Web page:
Which states are best for retirement taxes? When moving to a state with a lower cost of living, is it wise to take on mortgage debt to invest in the market? Does it make a difference if you do a Roth conversion before or after moving to another state? Plus, is it better to do Roth conversions with ETFs or mutual funds? Is zero percent long-term capital gains “a hoax”? Also, ABLE accounts for those with disabilities, and healthcare costs vs. taxes as they relate to medical debt, health savings accounts (HSA), and high deductible health plans (HDHP).
“Can you explain how long-term capital gains are ‘stacked on top’ of ordinary income?” Here are all the YMYW capital gains tax vs. ordinary income tax discussions, together in a single episode, to help you craft a tax-efficient strategy for managing dividends, Roth conversions, and paying less capital gains tax. Will your taxes be going up? Subscribe to the YMYW podcast and newsletter for the latest updates.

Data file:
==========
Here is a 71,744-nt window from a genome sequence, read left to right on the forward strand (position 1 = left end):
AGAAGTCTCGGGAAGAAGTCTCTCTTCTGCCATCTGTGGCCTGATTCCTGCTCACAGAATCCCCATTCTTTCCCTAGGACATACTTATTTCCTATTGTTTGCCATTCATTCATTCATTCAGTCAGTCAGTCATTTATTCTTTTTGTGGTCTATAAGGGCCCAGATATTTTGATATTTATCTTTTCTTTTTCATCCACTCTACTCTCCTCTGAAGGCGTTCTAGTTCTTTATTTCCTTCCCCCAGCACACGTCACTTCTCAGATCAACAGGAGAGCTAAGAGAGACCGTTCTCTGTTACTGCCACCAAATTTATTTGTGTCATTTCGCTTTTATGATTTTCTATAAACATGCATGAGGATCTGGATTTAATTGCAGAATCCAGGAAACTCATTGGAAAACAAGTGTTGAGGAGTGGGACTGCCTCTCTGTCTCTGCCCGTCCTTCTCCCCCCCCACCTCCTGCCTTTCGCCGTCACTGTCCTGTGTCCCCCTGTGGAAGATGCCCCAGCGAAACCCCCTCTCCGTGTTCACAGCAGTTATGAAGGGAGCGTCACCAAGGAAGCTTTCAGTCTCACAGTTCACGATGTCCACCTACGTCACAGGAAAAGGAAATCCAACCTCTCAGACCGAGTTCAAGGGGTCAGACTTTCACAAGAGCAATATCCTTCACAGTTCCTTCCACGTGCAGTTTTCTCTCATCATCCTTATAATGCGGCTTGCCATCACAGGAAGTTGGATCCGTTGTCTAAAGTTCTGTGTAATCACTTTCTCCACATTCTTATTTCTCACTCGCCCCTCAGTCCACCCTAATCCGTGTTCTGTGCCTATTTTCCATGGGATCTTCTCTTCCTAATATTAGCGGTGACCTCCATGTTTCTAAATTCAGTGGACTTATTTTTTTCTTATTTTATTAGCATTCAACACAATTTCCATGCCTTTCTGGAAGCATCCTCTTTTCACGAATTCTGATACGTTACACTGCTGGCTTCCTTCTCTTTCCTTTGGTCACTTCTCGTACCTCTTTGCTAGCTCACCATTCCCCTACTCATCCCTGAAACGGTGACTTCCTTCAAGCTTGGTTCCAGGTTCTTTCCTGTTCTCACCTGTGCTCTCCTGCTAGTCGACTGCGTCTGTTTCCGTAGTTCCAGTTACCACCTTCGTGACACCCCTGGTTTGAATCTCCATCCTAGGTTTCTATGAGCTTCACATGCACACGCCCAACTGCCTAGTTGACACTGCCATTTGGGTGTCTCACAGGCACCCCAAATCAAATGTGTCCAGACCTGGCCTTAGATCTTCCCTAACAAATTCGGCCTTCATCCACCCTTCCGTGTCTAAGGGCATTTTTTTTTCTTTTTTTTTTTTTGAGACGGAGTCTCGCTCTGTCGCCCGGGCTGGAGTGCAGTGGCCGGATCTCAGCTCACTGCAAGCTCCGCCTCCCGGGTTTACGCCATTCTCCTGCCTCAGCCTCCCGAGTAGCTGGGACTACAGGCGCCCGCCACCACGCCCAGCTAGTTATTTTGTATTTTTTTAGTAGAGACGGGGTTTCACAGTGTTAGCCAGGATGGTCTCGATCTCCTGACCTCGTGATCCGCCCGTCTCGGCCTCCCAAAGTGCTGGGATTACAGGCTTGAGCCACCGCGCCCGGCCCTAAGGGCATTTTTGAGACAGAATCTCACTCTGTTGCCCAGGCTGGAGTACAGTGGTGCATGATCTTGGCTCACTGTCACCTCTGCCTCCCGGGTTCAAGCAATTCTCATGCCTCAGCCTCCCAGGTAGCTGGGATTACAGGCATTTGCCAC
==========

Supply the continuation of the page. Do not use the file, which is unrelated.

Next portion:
Spitballing firefighters’ retirement: deferred option retirement plans (DROP), HSA (health savings) vs. HYSA (high yield savings), and hear why YMYW always comes back to backdoor Roth IRA. Speaking of Roths, can you do a Roth conversion ladder with inherited IRA money? The fellas also break down required minimum distributions (RMDs) and they talk (or in Joe’s case, rant) about variable annuities and indexed annuities.
Are you eligible for a backdoor Roth IRA conversion? Is it allowed? Is it taxed? How does a Roth 401(k) differ from a Roth IRA? Can you buy Mom’s condo for below market value and rent it back to her? Can you max out Dad’s Roth for him? Can you file your 2020 taxes before […]
Joe and Big Al answer questions from across the personal finance spectrum: late RMDs on inherited IRAs, contributing to non-qualified deferred compensation plans, making Roth contributions for grandkids, how a Roth impacts student loans, taxation on ESPPs and RSUs (and what those are), paying off the mortgage – again – and a retirement plan spitball […]
There are taxable, tax-deferred, and tax-free accounts, and the proper balance of investments in each is called tax diversification. Are you tax diversified enough? Plus, how do capital gains and ordinary income work again? Should you contribute to your tax-deferred traditional 401(k) or IRA accounts, or to your tax-free Roth accounts? What can you do […]